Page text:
A few names are synonymous with Rock music, Elvis, Bob Dylan and The Rollings Stones among them. But in South Africa, one man – a Mexican/American singer/songwriter from Detroit simply known as Rodriguez – is arguably more popular than all of them, has been since a bootleg copy of his album “Cold Fact” made its way there in the early 1970s. During a time when that country was up against an increasingly aggressive Apartheid regime, “Cold Fact” gave many Afrikaners the strength and inspiration to rebel against their oppresive government.
“I was almost afraid to listen to his work – I thought the chances were very slim that the music would be as good as the story; that I’d be disapointed and lose momentum,” explains Swedish filmmaker Malik Bendjelloul, the director behind the new Rodriguez documentary, Searching for Sugar Man. ”I started to listen to it when I came back to Europe, and I couldn’t believe my ears – literally.”
Neither could music producers Mike Theodore and Dennis Coffey, the latter of which has worked with Stevie Wonder, Marvin Gaye, The Temptations and Ringo Starr, among many others, through the years. When the two first heard Rodriguez playing in a Detroit bar in the late ’60s, they were immediately struct my his mysterious presence, simple yet evocative voice, poetic lyrics and folk melodies, as they explain in the documentary.
Immediately going to work with Rodriguez, the producers thought the work they were creating was the masterpiece of their producing careers. And in many ways, it was, earning three-and-a-half stars from Spin magazine and great reviews from the like of Rolling Stone and more recently Entertainment Weekly, which called it “all genius.”
But even today’s biggest music stars know that good reviews don’t always equal good sales, and that was the case with “Cold Fact.” Rodriguez’s music career was over as quickly as it started. And so was his life, if you believe the many rumors and myth about his on-stage suicide, in one incident lighting himself on fire, putting a gun to his head in another.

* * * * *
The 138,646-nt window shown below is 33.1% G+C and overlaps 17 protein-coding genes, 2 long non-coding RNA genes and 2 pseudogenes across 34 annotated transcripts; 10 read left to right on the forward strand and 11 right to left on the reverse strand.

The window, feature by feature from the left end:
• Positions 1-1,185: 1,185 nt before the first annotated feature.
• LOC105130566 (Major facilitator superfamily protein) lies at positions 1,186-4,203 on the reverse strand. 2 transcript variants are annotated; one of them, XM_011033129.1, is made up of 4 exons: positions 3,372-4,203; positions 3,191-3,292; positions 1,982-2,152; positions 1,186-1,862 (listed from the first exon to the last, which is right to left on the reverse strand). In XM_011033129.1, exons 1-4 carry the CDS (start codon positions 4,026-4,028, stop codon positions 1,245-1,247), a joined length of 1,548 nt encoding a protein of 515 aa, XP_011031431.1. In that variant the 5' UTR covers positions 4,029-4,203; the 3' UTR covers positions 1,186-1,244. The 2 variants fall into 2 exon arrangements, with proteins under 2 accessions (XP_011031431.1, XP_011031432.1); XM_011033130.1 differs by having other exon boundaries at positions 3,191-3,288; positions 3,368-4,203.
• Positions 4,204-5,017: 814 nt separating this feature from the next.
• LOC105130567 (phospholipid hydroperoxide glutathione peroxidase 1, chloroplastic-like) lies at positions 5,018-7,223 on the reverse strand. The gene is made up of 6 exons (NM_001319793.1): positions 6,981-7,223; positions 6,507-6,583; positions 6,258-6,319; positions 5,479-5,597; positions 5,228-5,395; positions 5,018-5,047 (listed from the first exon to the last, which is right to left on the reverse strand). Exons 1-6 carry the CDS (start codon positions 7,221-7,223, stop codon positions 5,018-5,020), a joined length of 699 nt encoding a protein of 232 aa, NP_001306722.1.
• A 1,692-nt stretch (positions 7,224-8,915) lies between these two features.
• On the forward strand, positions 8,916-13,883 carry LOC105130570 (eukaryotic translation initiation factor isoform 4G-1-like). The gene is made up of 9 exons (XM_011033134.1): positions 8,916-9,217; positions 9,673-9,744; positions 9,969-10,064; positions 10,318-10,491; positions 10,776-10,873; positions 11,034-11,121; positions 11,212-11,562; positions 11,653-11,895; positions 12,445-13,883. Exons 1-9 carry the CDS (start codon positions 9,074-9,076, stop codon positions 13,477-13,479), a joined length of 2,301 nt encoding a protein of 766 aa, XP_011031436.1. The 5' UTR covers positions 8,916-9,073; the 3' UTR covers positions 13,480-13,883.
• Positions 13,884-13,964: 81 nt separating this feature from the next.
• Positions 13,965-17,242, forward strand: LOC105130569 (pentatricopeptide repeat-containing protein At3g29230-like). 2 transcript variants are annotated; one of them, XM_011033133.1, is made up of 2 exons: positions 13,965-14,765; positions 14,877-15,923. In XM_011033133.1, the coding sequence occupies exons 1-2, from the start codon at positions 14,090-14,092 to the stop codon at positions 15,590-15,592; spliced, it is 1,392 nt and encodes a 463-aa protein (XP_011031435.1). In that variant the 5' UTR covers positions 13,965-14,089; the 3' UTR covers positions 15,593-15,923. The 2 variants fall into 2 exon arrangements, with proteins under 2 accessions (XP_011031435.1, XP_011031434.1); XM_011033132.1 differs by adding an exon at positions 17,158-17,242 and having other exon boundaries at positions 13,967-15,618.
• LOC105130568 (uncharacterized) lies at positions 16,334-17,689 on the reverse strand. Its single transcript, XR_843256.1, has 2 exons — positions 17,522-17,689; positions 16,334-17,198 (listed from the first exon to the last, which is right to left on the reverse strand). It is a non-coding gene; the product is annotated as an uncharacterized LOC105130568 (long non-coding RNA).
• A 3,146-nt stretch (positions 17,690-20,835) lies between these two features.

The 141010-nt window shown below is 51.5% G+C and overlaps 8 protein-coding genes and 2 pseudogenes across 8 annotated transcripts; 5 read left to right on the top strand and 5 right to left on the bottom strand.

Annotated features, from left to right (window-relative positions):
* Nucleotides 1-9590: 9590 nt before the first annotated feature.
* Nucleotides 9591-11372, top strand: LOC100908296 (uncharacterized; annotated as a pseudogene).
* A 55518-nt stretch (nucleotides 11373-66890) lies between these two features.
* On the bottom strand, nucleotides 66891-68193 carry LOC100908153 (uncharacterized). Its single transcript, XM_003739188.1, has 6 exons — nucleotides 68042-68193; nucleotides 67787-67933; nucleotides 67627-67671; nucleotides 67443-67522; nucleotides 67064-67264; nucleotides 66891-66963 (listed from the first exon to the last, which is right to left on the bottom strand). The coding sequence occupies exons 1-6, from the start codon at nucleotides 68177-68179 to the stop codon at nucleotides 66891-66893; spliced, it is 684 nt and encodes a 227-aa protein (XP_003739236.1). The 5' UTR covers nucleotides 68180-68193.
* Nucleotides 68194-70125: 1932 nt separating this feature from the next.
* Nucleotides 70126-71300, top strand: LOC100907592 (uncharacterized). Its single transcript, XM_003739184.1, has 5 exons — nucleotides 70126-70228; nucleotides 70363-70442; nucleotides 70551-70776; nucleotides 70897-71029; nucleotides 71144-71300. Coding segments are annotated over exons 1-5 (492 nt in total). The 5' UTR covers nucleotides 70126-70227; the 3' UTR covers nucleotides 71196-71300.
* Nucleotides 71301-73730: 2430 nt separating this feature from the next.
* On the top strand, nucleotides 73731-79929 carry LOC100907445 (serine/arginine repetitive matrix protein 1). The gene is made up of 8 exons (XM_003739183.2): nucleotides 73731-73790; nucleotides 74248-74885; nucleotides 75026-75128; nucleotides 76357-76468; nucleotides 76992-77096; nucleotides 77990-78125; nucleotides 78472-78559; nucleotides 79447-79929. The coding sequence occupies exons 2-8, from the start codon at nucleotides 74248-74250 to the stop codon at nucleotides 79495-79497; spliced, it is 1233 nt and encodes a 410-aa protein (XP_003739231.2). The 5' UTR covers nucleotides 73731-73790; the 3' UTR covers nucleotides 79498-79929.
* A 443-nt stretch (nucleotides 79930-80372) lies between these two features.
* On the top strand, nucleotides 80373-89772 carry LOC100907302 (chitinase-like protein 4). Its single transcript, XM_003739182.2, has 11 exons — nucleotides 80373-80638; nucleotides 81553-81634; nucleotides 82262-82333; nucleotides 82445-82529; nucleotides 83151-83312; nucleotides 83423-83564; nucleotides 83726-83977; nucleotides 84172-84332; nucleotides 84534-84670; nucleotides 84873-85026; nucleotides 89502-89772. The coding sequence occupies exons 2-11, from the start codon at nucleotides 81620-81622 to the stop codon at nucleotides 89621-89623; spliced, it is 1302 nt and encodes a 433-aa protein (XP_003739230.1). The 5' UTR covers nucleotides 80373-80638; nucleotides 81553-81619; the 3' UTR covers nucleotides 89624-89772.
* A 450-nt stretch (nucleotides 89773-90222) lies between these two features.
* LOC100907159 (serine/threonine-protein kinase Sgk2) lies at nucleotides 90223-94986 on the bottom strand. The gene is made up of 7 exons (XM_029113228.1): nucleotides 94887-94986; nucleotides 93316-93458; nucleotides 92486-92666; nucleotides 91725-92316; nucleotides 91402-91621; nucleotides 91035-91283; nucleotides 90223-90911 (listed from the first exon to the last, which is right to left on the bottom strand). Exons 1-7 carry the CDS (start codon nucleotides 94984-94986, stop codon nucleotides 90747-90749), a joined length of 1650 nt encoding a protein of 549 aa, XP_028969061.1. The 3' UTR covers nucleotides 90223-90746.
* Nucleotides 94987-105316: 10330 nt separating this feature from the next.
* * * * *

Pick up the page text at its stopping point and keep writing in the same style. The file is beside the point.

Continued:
Rodriguez never knew about his success and popularity in South Africa. That’s where two fans decided it was time to find out the truth, so they started ‘searching for Sugar Man.’ Years later, those fans told their story to Bendjelloul – whose previous credits include a documentary series on the history of heavy metal, others where collaborated with Sting, Elton John and U2, and one exploring rumors surrounding Paul McCartney’s death.
Years later, Searching for Sugar Man is a story that plays out like an exciting mystery full of intrigue and revelations. Bendjelloul makes his movie feel like a big-budget production. In actuality, he used the Super 8 app on his iPhone to shoot some scenes after his budget ran short for shooting on actual Super 8. ”The result was almost as good as the real stuff, quite amazing,” he said.
He also quite effectively uses animated scenes to recreate those moments in Rodriguez’s life that weren’t captured on film. ”I started to paint the animation myself,” Bendjelloul explains. ”For one month, I was sitting painting with chalk by my kitchen table. I had never painted before in my life, but I thought my efforts might be good enough as sketches, and would reduce the work for a real animator later.”
Combined with sweeping shots overlooking Cape Town, South Africa and other images captured using a crane, Searching for Sugar Man has a cinematic, larger-than-life scope, appropriate for a man whose popularity is larger-than-life on another continent and should’ve been in the States.
A new chapter to the story played out recently at the House of Blues in Los Angeles, and The Seven Sees was there.